"On the first day of the tournament, I spent about an hour in one of my best spots trying to find schools of baitfish," Pace said. "The night before the first day of the Classic, the area received plenty of rain that was really warm compared to the temperature of the water on the lake. That warm rain coming into the backs of the creeks caused the baitfish to move shallow, and the bass followed them."

On the first day of the Classic, Pace picked up on the pattern and caught the majority of his fish in water less than 10 feet deep with the pearl-colored Buckeye Su-Spin Blade, which resembles a large Road Runner with a blade attached to the jighead, on 10-pound-test Hi-Seas fluorocarbon line. He added a V&M Pork Shad as a trailer.

After the weigh-in at the end of the first day, Pace ranked fifth with 15 pounds of bass.

On the second day, Pace returned to his hotspot.

"I couldn't get a bite," he said. "The baitfish had moved overnight from that shallow water out to 40- to 50-foot-deep water. So I started fishing the drop-shot rig with a V&M Finesse Worm and the 3/4-ounce V&M Football Jig in the Money Maker color, which is transparent green."

At the end of the second day, Pace weighed in 14 pounds of bass, moving him up to third place.

On the third and final day of the tournament, the bass threw Pace another curve. He couldn't find the fish in shallow water, and he couldn't catch them on the Buckeye Su-Spin blade in deep water. He caught a few fish deep, but he caught the majority of his bass fan-casting the 3/4-ounce Hopkins spoon to bass he could see chasing bait from the surface.

With only 11 pounds of bass in his livewell, Pace felt sure he didn't have a chance to win.

"I just hoped I'd stay in the top five with my 11-pound stringer," he said.

After Kevin VanDam weighed in, Pace knew he had more weight than Van Dam and that he'd either finish second or possibly win the tournament. However, when Alton Jones weighed in and had about 4 pounds more than Pace, he became the winner of the 2008 Bassmaster Classic, knocking Pace to second place.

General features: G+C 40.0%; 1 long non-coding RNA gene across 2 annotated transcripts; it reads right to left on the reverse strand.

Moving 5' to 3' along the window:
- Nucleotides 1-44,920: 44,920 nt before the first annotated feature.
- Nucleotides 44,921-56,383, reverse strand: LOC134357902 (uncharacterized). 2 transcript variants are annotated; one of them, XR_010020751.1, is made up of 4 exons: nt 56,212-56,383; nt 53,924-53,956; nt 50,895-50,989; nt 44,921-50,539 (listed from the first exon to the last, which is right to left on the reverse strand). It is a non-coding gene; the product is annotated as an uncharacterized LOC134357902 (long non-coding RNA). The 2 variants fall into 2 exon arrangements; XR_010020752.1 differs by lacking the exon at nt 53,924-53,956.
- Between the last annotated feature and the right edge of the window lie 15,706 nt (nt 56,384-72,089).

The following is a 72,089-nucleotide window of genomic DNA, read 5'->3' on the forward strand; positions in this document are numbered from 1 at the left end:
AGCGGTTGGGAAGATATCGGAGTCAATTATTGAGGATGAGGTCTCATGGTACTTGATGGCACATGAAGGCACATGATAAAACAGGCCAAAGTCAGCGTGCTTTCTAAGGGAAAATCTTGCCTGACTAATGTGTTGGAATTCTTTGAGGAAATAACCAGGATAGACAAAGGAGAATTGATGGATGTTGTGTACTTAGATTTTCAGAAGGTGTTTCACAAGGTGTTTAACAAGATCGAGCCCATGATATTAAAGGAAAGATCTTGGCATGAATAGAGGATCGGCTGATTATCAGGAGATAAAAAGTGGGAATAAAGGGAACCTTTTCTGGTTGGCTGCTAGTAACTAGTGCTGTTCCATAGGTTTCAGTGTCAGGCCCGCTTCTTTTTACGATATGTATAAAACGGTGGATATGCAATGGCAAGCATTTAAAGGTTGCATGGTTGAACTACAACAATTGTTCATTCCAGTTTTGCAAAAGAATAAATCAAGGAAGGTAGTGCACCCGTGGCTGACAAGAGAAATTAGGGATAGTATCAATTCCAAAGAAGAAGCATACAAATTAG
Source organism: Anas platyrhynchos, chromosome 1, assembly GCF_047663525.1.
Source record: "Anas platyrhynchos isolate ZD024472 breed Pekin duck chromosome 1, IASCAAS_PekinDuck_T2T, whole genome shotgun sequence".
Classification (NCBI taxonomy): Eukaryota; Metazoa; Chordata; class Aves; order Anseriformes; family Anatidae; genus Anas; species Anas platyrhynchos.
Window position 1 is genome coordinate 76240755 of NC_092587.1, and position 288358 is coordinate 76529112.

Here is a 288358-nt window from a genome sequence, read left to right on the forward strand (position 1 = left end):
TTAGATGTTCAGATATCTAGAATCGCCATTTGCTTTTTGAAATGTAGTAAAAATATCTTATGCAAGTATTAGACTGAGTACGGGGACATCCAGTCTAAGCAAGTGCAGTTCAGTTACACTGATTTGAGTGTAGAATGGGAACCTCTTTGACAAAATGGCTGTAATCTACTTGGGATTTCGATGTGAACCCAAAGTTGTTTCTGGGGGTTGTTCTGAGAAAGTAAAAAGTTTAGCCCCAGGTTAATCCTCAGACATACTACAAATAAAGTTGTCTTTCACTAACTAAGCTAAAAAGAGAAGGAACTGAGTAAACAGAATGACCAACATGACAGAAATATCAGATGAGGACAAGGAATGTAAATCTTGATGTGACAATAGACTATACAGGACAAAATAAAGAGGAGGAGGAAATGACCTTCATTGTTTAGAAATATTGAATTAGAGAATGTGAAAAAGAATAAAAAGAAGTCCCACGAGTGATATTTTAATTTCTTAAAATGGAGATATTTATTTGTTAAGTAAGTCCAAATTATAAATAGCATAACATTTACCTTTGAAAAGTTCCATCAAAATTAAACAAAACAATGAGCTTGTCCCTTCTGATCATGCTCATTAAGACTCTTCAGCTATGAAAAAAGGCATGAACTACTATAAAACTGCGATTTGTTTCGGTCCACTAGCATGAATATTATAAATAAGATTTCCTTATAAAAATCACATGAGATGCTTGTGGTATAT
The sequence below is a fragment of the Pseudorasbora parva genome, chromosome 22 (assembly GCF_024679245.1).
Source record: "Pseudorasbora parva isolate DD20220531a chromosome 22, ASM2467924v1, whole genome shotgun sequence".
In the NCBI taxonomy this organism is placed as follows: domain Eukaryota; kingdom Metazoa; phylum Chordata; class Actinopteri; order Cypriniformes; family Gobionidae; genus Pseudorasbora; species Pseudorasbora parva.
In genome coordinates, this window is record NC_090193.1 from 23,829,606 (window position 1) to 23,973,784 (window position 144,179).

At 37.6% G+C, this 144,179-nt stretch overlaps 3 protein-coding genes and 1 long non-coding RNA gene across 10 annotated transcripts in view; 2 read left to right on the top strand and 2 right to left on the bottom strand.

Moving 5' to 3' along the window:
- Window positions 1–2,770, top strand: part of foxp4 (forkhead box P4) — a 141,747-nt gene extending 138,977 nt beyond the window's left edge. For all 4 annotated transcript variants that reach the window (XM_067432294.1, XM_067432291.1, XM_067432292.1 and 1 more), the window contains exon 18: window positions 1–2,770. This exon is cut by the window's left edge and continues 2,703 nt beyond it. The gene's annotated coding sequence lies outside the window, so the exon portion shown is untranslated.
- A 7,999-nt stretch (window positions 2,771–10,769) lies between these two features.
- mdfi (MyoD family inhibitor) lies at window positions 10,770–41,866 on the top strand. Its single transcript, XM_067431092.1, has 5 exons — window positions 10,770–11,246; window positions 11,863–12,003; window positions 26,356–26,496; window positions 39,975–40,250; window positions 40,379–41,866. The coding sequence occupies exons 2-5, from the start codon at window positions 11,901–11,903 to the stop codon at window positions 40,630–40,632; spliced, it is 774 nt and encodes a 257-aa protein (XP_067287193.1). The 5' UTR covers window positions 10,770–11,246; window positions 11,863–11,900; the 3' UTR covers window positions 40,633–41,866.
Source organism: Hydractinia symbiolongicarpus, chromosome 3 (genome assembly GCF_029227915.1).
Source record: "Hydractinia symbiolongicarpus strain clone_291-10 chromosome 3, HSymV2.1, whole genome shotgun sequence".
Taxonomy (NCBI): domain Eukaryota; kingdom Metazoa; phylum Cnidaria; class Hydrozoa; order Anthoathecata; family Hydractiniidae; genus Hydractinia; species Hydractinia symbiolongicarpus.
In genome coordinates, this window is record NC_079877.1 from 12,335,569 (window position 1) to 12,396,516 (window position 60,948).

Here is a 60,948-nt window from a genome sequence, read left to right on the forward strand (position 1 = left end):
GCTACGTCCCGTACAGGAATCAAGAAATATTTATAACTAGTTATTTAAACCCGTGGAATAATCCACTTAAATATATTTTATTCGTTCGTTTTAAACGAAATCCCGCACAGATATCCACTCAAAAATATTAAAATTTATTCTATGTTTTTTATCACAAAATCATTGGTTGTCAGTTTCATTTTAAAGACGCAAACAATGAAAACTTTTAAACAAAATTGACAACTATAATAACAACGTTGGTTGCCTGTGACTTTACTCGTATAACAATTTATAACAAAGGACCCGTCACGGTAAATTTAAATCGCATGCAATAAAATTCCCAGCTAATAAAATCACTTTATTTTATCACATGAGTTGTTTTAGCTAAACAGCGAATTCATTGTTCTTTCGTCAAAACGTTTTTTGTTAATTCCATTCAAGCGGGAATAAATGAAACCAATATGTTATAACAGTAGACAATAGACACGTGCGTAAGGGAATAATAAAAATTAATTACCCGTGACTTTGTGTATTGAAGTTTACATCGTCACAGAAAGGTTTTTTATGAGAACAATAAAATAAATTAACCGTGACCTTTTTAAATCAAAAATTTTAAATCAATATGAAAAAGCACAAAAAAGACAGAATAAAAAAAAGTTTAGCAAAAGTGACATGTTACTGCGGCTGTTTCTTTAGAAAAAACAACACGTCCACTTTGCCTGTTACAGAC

"The Bassmaster Classic was a great experience for me," Pace said. "I'd take second place in every tournament if I could. Naturally, I'd like to win, but second is much better than third. I'm confident that I fished as well as I could and maximized all my opportunities to win."

This year so far, Pace has had an up-and-down year. He finished fifth at Lake Fork, 15th at Clarks Hill, 32nd at Lake Amistad and then from 50th to 80th place in the other events.

"If I'm going to have a berth in the 2009 Bassmaster Classic, I'll need five really good tournament finishes at the end of this season," Pace said.

He sees a bright future for himself in tournament bass fishing. Although he admits he still has a lot to learn, he doesn't plan to give up. Pace hopes that instead of playing the role of bridesmaid, he'll one day win a Bassmaster Classic.

"I'm really fortunate that E. Cornell Malone Corporation allows me to keep my job as a superintendent and be able to take off to fish tournaments all over the country," Pace said. "I'm living the life I've always dreamed of living.

"Finishing second in the Bassmaster Classic is like a baseball player who plays on the losing team in the World Series - at least he got to play. Being a part of the 2008 Bassmaster Classic and placing second really helped my career. I've proved I can compete in the highest level of bass fishing and that a Mississippi homeboy can fish with the best bass fishermen in the nation."